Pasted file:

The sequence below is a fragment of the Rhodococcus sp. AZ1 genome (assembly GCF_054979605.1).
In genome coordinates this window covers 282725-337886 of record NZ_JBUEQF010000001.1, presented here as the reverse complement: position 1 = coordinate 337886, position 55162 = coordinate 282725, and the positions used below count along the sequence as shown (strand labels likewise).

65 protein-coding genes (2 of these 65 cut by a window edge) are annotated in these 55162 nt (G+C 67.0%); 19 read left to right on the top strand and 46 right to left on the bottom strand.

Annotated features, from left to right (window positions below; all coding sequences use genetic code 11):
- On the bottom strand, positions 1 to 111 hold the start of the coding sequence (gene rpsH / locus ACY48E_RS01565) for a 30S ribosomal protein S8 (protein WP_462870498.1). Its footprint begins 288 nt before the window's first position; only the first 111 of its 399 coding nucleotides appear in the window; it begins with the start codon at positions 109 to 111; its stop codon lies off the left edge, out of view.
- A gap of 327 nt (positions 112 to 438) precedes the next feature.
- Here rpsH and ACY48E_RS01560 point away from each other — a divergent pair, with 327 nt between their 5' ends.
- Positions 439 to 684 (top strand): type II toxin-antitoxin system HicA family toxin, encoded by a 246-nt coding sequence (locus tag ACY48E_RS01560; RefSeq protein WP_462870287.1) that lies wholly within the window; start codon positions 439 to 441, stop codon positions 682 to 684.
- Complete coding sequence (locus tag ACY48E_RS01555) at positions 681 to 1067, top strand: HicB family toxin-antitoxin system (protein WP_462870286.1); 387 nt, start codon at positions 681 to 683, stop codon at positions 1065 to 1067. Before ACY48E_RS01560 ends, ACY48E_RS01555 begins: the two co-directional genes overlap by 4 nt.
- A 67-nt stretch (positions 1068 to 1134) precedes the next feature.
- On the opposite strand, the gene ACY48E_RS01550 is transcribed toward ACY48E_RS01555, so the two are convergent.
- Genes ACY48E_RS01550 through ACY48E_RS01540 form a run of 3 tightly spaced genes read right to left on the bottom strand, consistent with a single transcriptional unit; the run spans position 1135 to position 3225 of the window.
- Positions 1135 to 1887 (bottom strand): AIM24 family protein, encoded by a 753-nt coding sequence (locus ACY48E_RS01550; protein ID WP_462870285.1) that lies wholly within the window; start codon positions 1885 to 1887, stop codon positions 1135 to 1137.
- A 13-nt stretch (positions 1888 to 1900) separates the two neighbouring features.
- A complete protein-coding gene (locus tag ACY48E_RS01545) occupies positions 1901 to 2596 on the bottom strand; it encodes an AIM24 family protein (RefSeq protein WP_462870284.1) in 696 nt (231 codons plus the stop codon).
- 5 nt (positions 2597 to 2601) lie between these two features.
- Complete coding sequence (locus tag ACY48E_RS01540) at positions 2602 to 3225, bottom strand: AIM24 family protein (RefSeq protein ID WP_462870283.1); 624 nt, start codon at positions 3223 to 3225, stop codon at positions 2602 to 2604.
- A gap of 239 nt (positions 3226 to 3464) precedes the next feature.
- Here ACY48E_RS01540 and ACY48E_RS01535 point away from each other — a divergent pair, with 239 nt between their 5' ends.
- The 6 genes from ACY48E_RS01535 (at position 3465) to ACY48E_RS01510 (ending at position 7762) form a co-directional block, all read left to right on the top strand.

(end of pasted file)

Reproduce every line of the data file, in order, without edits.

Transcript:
The sequence below is a fragment of the Rhodococcus sp. AZ1 genome (assembly GCF_054979605.1).
In genome coordinates this window covers 282725-337886 of record NZ_JBUEQF010000001.1, presented here as the reverse complement: position 1 = coordinate 337886, position 55162 = coordinate 282725, and the positions used below count along the sequence as shown (strand labels likewise).

65 protein-coding genes (2 of these 65 cut by a window edge) are annotated in these 55162 nt (G+C 67.0%); 19 read left to right on the top strand and 46 right to left on the bottom strand.

Annotated features, from left to right (window positions below; all coding sequences use genetic code 11):
- On the bottom strand, positions 1 to 111 hold the start of the coding sequence (gene rpsH / locus ACY48E_RS01565) for a 30S ribosomal protein S8 (protein WP_462870498.1). Its footprint begins 288 nt before the window's first position; only the first 111 of its 399 coding nucleotides appear in the window; it begins with the start codon at positions 109 to 111; its stop codon lies off the left edge, out of view.
- A gap of 327 nt (positions 112 to 438) precedes the next feature.
- Here rpsH and ACY48E_RS01560 point away from each other — a divergent pair, with 327 nt between their 5' ends.
- Positions 439 to 684 (top strand): type II toxin-antitoxin system HicA family toxin, encoded by a 246-nt coding sequence (locus tag ACY48E_RS01560; RefSeq protein WP_462870287.1) that lies wholly within the window; start codon positions 439 to 441, stop codon positions 682 to 684.
- Complete coding sequence (locus tag ACY48E_RS01555) at positions 681 to 1067, top strand: HicB family toxin-antitoxin system (protein WP_462870286.1); 387 nt, start codon at positions 681 to 683, stop codon at positions 1065 to 1067. Before ACY48E_RS01560 ends, ACY48E_RS01555 begins: the two co-directional genes overlap by 4 nt.
- A 67-nt stretch (positions 1068 to 1134) precedes the next feature.
- On the opposite strand, the gene ACY48E_RS01550 is transcribed toward ACY48E_RS01555, so the two are convergent.
- Genes ACY48E_RS01550 through ACY48E_RS01540 form a run of 3 tightly spaced genes read right to left on the bottom strand, consistent with a single transcriptional unit; the run spans position 1135 to position 3225 of the window.
- Positions 1135 to 1887 (bottom strand): AIM24 family protein, encoded by a 753-nt coding sequence (locus ACY48E_RS01550; protein ID WP_462870285.1) that lies wholly within the window; start codon positions 1885 to 1887, stop codon positions 1135 to 1137.
- A 13-nt stretch (positions 1888 to 1900) separates the two neighbouring features.
- A complete protein-coding gene (locus tag ACY48E_RS01545) occupies positions 1901 to 2596 on the bottom strand; it encodes an AIM24 family protein (RefSeq protein WP_462870284.1) in 696 nt (231 codons plus the stop codon).
- 5 nt (positions 2597 to 2601) lie between these two features.
- Complete coding sequence (locus tag ACY48E_RS01540) at positions 2602 to 3225, bottom strand: AIM24 family protein (RefSeq protein ID WP_462870283.1); 624 nt, start codon at positions 3223 to 3225, stop codon at positions 2602 to 2604.
- A gap of 239 nt (positions 3226 to 3464) precedes the next feature.
- Here ACY48E_RS01540 and ACY48E_RS01535 point away from each other — a divergent pair, with 239 nt between their 5' ends.
- The 6 genes from ACY48E_RS01535 (at position 3465) to ACY48E_RS01510 (ending at position 7762) form a co-directional block, all read left to right on the top strand.